Fussy babies, reflux and attachment

And there we were with our brand new baby. That first night might have been the hardest of all. Louis was breathing very heavily and his little noises were preventing me from sleeping next to him. Because we were a bit worried after having to sign off responsibility to be able to take him home, neither Leonard nor I got much sleep that night. In the end Leonard slept on the sofa with Louis in his crib right next to him. My mum had proposed to come and help when the baby was born, but I had asked her to wait 2 weeks. I had been worried that she would come, swoop in and take over, and that Leonard and I would not be able to find our own way of doing things. Needless to say that after a week of severe sleep deprivation and cracked nipples I regretted that decision deeply! When she finally came, Leonard and I were incredibly relieved and grateful. She even took a few shifts during the night, which is really above and beyond what you could expect of a grandmother. But we were desperate.

None of the things I consciously worried about during pregnancy proved to be a big problem. This was possibly because I did the work of worrying and preparing for it beforehand. But there were many unforeseen troubles. The biggest challenge was that Louis apparently had reflux and therefore needed constant attention every hour of the day and night. I knew beforehand that I was going to have to wake up in the middle of the night to take care of my baby, but not even in my scariest dreams had I imagined that I would not be able to sleep for longer than one hour at a time. Leonard and I would take turns in the night: 3-hour shifts. I would be able to calm Louis down and breastfeed him to sleep, but as soon as I tried putting him down somewhere, he would wake up and start screaming again. We had to wait about half an hour until his sleep was deep enough to move him. Sadly, he would wake up again after only half an hour. The situation was simply untenable until I took him in my bed when he was six weeks old and breastfed him while lying down next to him so I didn’t have to move him once he fell asleep. I also didn’t have to get up to feed him when he woke up an hour later. That saved us.

In addition he threw up all the time, and not just a little bit. Often he would throw up and then reach back for my breast to continue drinking. Sometimes I had to change his clothes (and mine) three times in the time span of half an hour because they were soaked with throw up. Day and night I was walking around with a muslin square tied around my neck to catch the worst of his vomit, but it often wasn’t enough. As it turns out, our situation was quite extreme. What was even worse and really got me down was the fact that Louis never seemed happy or content, no matter what I did. He was either screaming in discomfort, or slightly less unhappy when I held, rocked and breastfed him. Despite all my love, comforting and constant attention, I couldn’t make him happy. This was particularly hard on me, and whenever I was alone with my baby, I felt lonely, desperate, and somehow like I had failed at being a mother.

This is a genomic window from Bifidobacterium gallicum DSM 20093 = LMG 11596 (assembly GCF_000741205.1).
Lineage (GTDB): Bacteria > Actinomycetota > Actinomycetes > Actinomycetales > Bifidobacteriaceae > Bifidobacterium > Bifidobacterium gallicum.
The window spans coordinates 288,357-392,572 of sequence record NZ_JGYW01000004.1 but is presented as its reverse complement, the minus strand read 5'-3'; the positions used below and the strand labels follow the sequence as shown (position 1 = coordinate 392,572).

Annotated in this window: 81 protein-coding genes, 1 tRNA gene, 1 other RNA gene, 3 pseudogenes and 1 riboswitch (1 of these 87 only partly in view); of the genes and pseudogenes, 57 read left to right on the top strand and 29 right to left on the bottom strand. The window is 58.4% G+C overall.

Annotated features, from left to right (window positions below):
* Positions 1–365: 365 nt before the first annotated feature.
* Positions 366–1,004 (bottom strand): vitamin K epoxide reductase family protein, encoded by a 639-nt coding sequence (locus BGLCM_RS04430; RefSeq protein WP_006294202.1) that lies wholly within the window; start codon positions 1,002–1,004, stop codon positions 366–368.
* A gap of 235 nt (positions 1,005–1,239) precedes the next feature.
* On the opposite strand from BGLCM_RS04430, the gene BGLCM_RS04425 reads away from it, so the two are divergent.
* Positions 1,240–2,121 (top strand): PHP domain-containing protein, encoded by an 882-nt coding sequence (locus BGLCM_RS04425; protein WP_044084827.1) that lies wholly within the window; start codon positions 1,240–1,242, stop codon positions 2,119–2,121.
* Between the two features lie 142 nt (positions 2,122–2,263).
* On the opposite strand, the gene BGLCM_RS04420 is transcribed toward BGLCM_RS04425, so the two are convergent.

During a visit from a more mature midwife I started crying because I couldn’t make Louis happy and I worried about his stress levels and our bonding and attachment. She replied that she could see that I was doing a wonderful job holding and consoling him, even if he was still crying. She said that his digestive system would eventually mature and then he would remember who had been there for him, soothing him while he was in such distress. The attachment and bonding would be very strong. Her words meant a lot to me. Remembering that conversation still brings tears to my eyes, every single time. It was truly hard to see my child so unhappy and to feel so powerless. The midwife turned out to be right. Four months after he was born, Louis finally stopped vomiting so excessively and became a happier and less fussy baby. Our bond at that time was very strong. We continued to co-sleep (safely!) and breastfeed until he was fifteen months old, after which I moved him to his own bedroom and limited breastfeeding to one morning and one evening feed until he was 2 years old and I felt ready to stop. I am happy to report that at the age of five years Louis is still very close to me (as well as to Leonard and Lars) without being overly clingy or needy. He also seems to easily form relationships with other people (like our extended family and close friends, and his own friends). When he has to miss them, he is able to express his sadness in words, but gets over it rather quickly, presumably because he has confidence that he still has the most important relationships in his life and the knowledge that there will be other friends. All in all he is a confident and securely attached little boy who comes running to us for comfort when he is upset but quickly goes off to explore again after telling us all about it, and obtaining the required cuddles and pep talk. I couldn’t be happier with how he turned out, and I couldn’t be more proud.

Sofie Vantiers

Making informed decisions on childbirth

This was the epilogue of my book on pregnancy and childbirth. Click here to read more excerpts of:

Making informed decisions on childbirth
One scientist’s international perspective
               by Sofie Vantiers, Ph.D.


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